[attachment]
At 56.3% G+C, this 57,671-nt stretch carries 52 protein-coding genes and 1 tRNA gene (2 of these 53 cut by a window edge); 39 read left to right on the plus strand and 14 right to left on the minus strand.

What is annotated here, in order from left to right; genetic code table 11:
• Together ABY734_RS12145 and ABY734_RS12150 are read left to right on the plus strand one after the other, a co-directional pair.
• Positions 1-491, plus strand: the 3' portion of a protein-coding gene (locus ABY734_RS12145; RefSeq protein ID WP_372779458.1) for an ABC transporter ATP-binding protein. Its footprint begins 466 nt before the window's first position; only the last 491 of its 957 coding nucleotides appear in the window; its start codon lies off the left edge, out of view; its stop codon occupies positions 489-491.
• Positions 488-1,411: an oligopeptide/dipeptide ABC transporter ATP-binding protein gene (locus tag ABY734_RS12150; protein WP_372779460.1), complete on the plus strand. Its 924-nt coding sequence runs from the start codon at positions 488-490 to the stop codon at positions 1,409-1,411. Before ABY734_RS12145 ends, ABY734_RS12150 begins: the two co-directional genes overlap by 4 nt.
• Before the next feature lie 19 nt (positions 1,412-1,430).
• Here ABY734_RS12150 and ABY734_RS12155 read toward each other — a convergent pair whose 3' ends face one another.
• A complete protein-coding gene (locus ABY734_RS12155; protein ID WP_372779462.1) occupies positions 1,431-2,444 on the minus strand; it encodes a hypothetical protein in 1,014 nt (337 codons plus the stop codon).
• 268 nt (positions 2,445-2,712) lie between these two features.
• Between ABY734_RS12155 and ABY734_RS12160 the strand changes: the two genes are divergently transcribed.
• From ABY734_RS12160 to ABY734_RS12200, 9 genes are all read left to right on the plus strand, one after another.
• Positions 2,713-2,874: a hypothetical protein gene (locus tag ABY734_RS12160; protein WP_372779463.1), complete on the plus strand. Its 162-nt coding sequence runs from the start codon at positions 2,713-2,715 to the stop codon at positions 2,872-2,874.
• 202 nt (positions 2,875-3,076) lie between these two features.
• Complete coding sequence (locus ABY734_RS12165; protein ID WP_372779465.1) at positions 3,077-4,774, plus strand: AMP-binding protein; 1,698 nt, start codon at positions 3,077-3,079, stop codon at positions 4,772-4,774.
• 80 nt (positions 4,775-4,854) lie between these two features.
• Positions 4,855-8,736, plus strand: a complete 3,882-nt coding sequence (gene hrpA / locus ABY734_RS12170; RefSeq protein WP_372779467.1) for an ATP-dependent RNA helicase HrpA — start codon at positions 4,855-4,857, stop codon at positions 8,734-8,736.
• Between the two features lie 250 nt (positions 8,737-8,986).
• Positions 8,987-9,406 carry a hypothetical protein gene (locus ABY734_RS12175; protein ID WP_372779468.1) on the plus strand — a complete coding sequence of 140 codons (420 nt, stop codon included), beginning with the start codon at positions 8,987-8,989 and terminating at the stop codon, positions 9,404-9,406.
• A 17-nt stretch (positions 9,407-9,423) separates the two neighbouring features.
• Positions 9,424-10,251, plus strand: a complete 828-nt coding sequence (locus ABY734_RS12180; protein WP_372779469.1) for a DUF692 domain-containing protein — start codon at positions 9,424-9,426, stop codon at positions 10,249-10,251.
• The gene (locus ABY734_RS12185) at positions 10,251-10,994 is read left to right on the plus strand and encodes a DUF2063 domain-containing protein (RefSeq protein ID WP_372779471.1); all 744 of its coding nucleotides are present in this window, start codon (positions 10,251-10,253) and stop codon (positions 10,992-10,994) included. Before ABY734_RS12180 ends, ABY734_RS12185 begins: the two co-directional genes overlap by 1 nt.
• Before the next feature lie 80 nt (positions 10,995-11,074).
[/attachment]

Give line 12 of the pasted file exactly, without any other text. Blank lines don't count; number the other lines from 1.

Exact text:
• Positions 2,713-2,874: a hypothetical protein gene (locus tag ABY734_RS12160; protein WP_372779463.1), complete on the plus strand. Its 162-nt coding sequence runs from the start codon at positions 2,713-2,715 to the stop codon at positions 2,872-2,874.